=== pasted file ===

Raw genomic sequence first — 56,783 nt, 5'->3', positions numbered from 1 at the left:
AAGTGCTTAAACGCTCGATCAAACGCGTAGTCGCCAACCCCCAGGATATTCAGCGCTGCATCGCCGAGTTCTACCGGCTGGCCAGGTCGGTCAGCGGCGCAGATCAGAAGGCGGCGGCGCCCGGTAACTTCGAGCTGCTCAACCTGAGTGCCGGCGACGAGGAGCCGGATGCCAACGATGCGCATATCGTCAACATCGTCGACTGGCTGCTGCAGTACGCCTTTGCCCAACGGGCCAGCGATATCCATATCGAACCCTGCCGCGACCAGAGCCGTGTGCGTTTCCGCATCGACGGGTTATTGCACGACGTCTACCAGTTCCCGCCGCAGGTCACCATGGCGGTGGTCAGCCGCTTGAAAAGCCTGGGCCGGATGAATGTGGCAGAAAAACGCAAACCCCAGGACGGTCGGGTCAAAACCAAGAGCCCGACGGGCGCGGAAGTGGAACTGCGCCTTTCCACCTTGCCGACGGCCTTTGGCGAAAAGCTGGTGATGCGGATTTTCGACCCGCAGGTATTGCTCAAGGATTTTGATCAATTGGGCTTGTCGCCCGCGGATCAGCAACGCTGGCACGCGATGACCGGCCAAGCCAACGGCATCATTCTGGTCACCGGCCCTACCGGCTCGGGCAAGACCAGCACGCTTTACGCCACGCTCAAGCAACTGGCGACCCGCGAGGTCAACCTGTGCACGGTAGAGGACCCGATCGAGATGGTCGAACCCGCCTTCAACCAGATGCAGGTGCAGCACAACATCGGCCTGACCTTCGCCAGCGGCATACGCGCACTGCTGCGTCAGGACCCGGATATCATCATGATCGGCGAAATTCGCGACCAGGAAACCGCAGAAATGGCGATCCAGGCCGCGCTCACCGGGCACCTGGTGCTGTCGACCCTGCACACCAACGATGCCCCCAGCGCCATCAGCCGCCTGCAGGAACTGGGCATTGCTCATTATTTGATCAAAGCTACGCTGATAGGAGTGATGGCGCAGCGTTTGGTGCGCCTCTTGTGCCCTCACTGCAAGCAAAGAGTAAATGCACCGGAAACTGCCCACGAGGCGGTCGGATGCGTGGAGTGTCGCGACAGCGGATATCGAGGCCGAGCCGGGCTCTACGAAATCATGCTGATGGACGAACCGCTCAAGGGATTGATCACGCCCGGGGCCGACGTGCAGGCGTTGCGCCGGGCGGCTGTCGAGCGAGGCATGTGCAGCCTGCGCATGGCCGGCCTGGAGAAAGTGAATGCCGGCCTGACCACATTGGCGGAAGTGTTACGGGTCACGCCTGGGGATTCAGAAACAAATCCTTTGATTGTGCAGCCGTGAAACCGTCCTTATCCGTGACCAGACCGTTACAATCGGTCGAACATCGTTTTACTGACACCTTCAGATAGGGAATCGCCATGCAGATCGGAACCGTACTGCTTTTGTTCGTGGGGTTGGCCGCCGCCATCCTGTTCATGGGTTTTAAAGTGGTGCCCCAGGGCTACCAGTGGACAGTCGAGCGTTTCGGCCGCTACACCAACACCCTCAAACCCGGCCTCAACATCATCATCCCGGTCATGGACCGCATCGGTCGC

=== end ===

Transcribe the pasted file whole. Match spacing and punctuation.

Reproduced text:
Raw genomic sequence first — 56,783 nt, 5'->3', positions numbered from 1 at the left:
AAGTGCTTAAACGCTCGATCAAACGCGTAGTCGCCAACCCCCAGGATATTCAGCGCTGCATCGCCGAGTTCTACCGGCTGGCCAGGTCGGTCAGCGGCGCAGATCAGAAGGCGGCGGCGCCCGGTAACTTCGAGCTGCTCAACCTGAGTGCCGGCGACGAGGAGCCGGATGCCAACGATGCGCATATCGTCAACATCGTCGACTGGCTGCTGCAGTACGCCTTTGCCCAACGGGCCAGCGATATCCATATCGAACCCTGCCGCGACCAGAGCCGTGTGCGTTTCCGCATCGACGGGTTATTGCACGACGTCTACCAGTTCCCGCCGCAGGTCACCATGGCGGTGGTCAGCCGCTTGAAAAGCCTGGGCCGGATGAATGTGGCAGAAAAACGCAAACCCCAGGACGGTCGGGTCAAAACCAAGAGCCCGACGGGCGCGGAAGTGGAACTGCGCCTTTCCACCTTGCCGACGGCCTTTGGCGAAAAGCTGGTGATGCGGATTTTCGACCCGCAGGTATTGCTCAAGGATTTTGATCAATTGGGCTTGTCGCCCGCGGATCAGCAACGCTGGCACGCGATGACCGGCCAAGCCAACGGCATCATTCTGGTCACCGGCCCTACCGGCTCGGGCAAGACCAGCACGCTTTACGCCACGCTCAAGCAACTGGCGACCCGCGAGGTCAACCTGTGCACGGTAGAGGACCCGATCGAGATGGTCGAACCCGCCTTCAACCAGATGCAGGTGCAGCACAACATCGGCCTGACCTTCGCCAGCGGCATACGCGCACTGCTGCGTCAGGACCCGGATATCATCATGATCGGCGAAATTCGCGACCAGGAAACCGCAGAAATGGCGATCCAGGCCGCGCTCACCGGGCACCTGGTGCTGTCGACCCTGCACACCAACGATGCCCCCAGCGCCATCAGCCGCCTGCAGGAACTGGGCATTGCTCATTATTTGATCAAAGCTACGCTGATAGGAGTGATGGCGCAGCGTTTGGTGCGCCTCTTGTGCCCTCACTGCAAGCAAAGAGTAAATGCACCGGAAACTGCCCACGAGGCGGTCGGATGCGTGGAGTGTCGCGACAGCGGATATCGAGGCCGAGCCGGGCTCTACGAAATCATGCTGATGGACGAACCGCTCAAGGGATTGATCACGCCCGGGGCCGACGTGCAGGCGTTGCGCCGGGCGGCTGTCGAGCGAGGCATGTGCAGCCTGCGCATGGCCGGCCTGGAGAAAGTGAATGCCGGCCTGACCACATTGGCGGAAGTGTTACGGGTCACGCCTGGGGATTCAGAAACAAATCCTTTGATTGTGCAGCCGTGAAACCGTCCTTATCCGTGACCAGACCGTTACAATCGGTCGAACATCGTTTTACTGACACCTTCAGATAGGGAATCGCCATGCAGATCGGAACCGTACTGCTTTTGTTCGTGGGGTTGGCCGCCGCCATCCTGTTCATGGGTTTTAAAGTGGTGCCCCAGGGCTACCAGTGGACAGTCGAGCGTTTCGGCCGCTACACCAACACCCTCAAACCCGGCCTCAACATCATCATCCCGGTCATGGACCGCATCGGTCGC